Eastern Woodland Culture

Published on March 3, 2013 by Amy

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Eastern Woodland Culture
Eastern Woodland Culture

The Indians in the Eastern Woodland Culture lived east of the Plains Indians. At that time much of the land between the Mississippi River and the east coast was covered with forest. These Indians, like the Indians of the other cultures depended on the natural resources around them for all of their basic needs. Because these Indians lived in the forests, they were called the Eastern Woodland Indians. Their food, shelter, clothing, weapons, and tools came from the forests around them. They lived in villages near a lake or stream. There were many diverse groups within the Eastern Woodland People. The most well known were the Iroquois, and the Cherokee nations.

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Iroquois

The Iroquois Indians lived in the Northeastern part of the Woodland Culture. Today we call this part of our country New York. The Iroquois Indians were actually a “nation” of Indians made up of 5 tribes. These tribes were the Senecas, Onondagas, Oneidas, and Mohawks. These tribes were hostile, or war-like, to each other until they joined together to become the “League of the Five Nations”. Even after the forming of this nation there was still some fighting among the 5 tribes.

The Iroquois Indians lived in wigwams and longhouses. Wigwams were made by bending young trees to form the round shape of the home. Over this shape pieces of tree bark were overlapped to protect the Indians from bad weather. Over the bark a layer of thatch, or dried grass, was added. A small hole from the top allowed smoke from the fires to escape. Beds were matting covered with animal skin.

Longhouses were long rectangular homes. Longhouses were made by building a frame from saplings, or young trees. They were then covered with bark sewn together. There was a long hallway with rooms on both sides. Sleeping platforms, covered with deerskin, lined each wall. There were also shelves for storing baskets, pots, and other things. Several families would live in the long house, but the families were related to each other. The Iroquois built log walls all around their villages. The wall had only one opening. They could quickly close this opening if their enemies came near.

The Iroquois found their food by hunting, fishing, and gathering berries, fruits, and nuts. They also cleared the land and planted large fields of corn, beans, and squash which Native Americans called “the three sisters.” The Iroquois used a bow and arrow to hunt. They would sometimes wear the skin of a deer over their body to sneak up to the deer.

The Iroquois also used traps for small animals. A canoe made from a hollowed out tree was used to fish in the lakes and streams nearby. Nets and traps were also used to catch fish. During the winter months, trees were tapped to get maple sugar. The liquid was put in wooden troughs and stirred day and night over a fire. After a long time the liquid syrup changed into sugar. All of these things the early American settlers learned from the Indians and they are still part of our daily lives today. Remember whenever you have corn, or pancakes with maple syrup, these things came from the Eastern Woodland Indians.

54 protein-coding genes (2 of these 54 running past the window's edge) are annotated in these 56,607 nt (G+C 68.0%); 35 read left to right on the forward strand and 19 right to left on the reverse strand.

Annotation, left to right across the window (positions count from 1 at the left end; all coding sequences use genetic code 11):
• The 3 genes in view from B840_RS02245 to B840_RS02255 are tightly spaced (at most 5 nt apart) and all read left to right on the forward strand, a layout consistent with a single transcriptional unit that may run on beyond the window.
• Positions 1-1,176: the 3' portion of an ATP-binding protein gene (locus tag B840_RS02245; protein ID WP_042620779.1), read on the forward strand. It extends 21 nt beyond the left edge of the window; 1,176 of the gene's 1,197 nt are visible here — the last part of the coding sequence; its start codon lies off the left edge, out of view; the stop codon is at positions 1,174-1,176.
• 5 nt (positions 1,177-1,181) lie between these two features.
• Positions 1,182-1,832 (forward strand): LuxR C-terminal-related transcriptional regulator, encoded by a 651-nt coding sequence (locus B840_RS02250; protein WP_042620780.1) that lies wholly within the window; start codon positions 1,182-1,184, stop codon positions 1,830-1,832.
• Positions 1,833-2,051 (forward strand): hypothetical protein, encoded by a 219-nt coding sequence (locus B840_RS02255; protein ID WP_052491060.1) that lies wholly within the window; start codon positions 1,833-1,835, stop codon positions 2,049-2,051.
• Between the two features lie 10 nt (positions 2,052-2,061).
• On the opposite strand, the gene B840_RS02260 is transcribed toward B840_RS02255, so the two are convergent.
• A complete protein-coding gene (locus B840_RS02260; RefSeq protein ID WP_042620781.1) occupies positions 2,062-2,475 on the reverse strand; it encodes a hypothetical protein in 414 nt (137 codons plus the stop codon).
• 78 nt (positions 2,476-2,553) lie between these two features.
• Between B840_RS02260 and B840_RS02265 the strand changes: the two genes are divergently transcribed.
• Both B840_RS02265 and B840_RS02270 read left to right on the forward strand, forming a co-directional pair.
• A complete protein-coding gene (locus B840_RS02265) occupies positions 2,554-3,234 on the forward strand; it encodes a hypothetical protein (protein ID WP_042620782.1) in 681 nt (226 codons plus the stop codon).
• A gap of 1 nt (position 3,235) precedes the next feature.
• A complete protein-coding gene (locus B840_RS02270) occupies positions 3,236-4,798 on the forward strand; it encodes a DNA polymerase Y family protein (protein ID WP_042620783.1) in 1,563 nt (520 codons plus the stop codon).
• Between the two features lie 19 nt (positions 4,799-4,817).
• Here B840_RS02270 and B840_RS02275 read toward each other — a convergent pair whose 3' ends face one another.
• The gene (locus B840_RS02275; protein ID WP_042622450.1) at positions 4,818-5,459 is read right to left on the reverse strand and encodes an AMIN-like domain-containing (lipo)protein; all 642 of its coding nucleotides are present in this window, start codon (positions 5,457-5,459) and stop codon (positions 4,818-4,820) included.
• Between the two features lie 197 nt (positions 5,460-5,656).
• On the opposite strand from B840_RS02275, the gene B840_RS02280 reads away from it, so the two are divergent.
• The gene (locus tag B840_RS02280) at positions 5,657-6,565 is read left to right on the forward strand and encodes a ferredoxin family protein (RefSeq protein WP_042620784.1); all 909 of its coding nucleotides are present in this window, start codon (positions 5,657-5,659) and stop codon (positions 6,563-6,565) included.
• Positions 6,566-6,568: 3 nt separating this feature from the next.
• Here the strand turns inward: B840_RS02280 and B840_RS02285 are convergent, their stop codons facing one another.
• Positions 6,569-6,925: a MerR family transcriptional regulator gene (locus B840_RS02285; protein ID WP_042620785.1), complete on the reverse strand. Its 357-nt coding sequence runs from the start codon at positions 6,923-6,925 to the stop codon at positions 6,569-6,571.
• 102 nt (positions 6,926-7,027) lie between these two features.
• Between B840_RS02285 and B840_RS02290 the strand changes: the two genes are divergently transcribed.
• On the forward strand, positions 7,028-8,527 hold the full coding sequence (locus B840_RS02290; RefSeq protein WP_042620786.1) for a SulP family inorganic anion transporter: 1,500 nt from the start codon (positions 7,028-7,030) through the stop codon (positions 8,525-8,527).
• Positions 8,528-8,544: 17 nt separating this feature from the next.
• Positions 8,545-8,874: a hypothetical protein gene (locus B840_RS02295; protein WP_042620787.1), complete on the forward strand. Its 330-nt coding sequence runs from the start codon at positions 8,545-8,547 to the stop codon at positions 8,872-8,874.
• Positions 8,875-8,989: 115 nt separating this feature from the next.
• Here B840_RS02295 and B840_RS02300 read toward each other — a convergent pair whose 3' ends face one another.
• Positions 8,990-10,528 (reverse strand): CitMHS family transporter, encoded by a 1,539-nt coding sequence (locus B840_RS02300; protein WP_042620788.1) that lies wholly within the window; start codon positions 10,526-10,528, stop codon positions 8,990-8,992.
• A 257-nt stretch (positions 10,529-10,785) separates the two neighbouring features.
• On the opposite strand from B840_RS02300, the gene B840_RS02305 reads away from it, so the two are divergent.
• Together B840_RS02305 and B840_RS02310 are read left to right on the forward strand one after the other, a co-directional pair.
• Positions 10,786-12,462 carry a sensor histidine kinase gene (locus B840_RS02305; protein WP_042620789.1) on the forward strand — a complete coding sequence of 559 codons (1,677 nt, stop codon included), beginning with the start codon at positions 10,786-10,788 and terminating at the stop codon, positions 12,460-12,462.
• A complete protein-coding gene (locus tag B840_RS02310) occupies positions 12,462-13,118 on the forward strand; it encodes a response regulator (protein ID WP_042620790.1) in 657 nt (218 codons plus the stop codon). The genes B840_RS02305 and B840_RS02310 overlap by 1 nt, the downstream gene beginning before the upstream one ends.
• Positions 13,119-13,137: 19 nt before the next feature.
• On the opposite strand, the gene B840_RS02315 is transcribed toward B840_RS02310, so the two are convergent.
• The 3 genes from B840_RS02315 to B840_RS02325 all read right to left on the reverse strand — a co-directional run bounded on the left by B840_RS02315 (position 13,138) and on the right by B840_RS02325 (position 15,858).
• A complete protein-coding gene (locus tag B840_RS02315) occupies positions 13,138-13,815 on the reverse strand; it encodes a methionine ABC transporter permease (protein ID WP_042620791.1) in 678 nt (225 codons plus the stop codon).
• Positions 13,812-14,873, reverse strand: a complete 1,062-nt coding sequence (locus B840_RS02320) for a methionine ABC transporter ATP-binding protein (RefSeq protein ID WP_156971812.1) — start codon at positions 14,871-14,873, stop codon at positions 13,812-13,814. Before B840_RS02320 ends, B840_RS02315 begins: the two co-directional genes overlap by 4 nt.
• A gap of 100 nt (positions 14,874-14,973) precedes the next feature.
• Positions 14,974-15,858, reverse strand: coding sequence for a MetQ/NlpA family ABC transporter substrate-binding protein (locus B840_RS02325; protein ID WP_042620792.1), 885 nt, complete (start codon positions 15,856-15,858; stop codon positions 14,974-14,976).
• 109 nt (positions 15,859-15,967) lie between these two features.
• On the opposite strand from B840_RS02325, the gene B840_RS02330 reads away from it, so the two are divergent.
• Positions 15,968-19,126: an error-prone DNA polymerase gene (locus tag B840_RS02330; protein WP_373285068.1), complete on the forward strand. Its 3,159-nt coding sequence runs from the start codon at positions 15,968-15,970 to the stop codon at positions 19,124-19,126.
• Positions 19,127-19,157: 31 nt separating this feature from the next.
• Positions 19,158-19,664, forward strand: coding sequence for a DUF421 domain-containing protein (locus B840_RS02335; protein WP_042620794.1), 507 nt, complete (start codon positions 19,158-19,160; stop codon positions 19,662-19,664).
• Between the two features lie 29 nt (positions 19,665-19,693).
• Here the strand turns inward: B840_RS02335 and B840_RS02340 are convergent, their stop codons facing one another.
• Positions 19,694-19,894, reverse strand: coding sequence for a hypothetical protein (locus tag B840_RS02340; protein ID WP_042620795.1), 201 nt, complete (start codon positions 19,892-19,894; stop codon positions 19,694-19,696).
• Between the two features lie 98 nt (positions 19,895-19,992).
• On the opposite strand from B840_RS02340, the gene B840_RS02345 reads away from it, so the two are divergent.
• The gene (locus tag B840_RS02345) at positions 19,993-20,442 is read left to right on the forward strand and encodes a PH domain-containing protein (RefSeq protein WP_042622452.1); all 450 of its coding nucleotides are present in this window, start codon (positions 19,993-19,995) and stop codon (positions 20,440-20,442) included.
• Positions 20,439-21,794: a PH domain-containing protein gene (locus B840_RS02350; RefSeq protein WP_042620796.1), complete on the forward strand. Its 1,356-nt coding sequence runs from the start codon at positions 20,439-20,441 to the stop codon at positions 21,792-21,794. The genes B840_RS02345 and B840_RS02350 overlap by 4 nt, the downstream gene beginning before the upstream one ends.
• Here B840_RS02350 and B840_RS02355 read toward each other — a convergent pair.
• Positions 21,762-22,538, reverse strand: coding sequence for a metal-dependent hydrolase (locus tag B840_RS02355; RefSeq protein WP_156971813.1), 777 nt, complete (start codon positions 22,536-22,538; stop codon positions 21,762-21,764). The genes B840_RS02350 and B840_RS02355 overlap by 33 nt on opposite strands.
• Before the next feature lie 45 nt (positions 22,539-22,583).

The Cherokee

The Cherokee lived mainly in what is now Tennessee and Georgia. Like the Iroquois, the Cherokee depended on their natural resources for survival. They lived in about 200 fairly large villages. A normal Cherokee town had about 30 – 60 houses and a large meeting building. Cherokee homes were usually wattle and daub. Wattle is twigs, branches, and stalks woven together to make a frame for a building. Daub is a sticky substance like mud or clay. The Cherokee covered the wattle frame with daub. This created the look of an upside down basket. Later, log cabins with bark roofs were used for homes. The Cherokee villages also had fences around them to prevent enemies from entering.

Like the Iroquois, the Cherokee also hunted small game such as deer, rabbit, and bear. Since their villages were usually near streams or lakes, they also fished using spears and nets. Berries, nuts, and wild plants were important forms of food for the Cherokee. The Cherokee were considered to be excellent farmers. They had large farms which grew corns, beans, and squash.

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    title = {NativeAmericanEncyclopedia.com Unabridged},
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    day = 30,
    year = 2014,
    url = {http://nativeamericanencyclopedia.com/eastern-woodland-culture/},
}
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